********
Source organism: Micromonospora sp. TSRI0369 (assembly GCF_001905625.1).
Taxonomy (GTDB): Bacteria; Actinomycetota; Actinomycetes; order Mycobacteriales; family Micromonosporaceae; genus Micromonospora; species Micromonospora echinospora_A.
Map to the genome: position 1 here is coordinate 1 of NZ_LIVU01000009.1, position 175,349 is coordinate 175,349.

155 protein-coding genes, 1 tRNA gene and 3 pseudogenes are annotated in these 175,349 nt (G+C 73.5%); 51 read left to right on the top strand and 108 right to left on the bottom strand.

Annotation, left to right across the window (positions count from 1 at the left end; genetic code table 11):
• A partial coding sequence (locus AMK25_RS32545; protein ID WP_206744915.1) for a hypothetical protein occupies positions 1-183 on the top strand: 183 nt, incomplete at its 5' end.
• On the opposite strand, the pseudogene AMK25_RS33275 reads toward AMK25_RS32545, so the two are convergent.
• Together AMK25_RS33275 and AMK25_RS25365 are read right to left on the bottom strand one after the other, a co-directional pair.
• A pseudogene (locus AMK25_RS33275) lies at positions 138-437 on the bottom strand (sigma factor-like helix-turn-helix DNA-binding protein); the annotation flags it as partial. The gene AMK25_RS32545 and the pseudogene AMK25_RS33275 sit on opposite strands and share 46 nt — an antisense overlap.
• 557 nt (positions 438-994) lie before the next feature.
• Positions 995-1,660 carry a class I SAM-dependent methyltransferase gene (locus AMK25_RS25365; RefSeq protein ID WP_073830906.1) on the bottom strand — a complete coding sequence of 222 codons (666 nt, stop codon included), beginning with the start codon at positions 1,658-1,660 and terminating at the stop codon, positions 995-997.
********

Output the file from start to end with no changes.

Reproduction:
Source organism: Micromonospora sp. TSRI0369 (assembly GCF_001905625.1).
Taxonomy (GTDB): Bacteria; Actinomycetota; Actinomycetes; order Mycobacteriales; family Micromonosporaceae; genus Micromonospora; species Micromonospora echinospora_A.
Map to the genome: position 1 here is coordinate 1 of NZ_LIVU01000009.1, position 175,349 is coordinate 175,349.

155 protein-coding genes, 1 tRNA gene and 3 pseudogenes are annotated in these 175,349 nt (G+C 73.5%); 51 read left to right on the top strand and 108 right to left on the bottom strand.

Annotation, left to right across the window (positions count from 1 at the left end; genetic code table 11):
• A partial coding sequence (locus AMK25_RS32545; protein ID WP_206744915.1) for a hypothetical protein occupies positions 1-183 on the top strand: 183 nt, incomplete at its 5' end.
• On the opposite strand, the pseudogene AMK25_RS33275 reads toward AMK25_RS32545, so the two are convergent.
• Together AMK25_RS33275 and AMK25_RS25365 are read right to left on the bottom strand one after the other, a co-directional pair.
• A pseudogene (locus AMK25_RS33275) lies at positions 138-437 on the bottom strand (sigma factor-like helix-turn-helix DNA-binding protein); the annotation flags it as partial. The gene AMK25_RS32545 and the pseudogene AMK25_RS33275 sit on opposite strands and share 46 nt — an antisense overlap.
• 557 nt (positions 438-994) lie before the next feature.
• Positions 995-1,660 carry a class I SAM-dependent methyltransferase gene (locus AMK25_RS25365; RefSeq protein ID WP_073830906.1) on the bottom strand — a complete coding sequence of 222 codons (666 nt, stop codon included), beginning with the start codon at positions 1,658-1,660 and terminating at the stop codon, positions 995-997.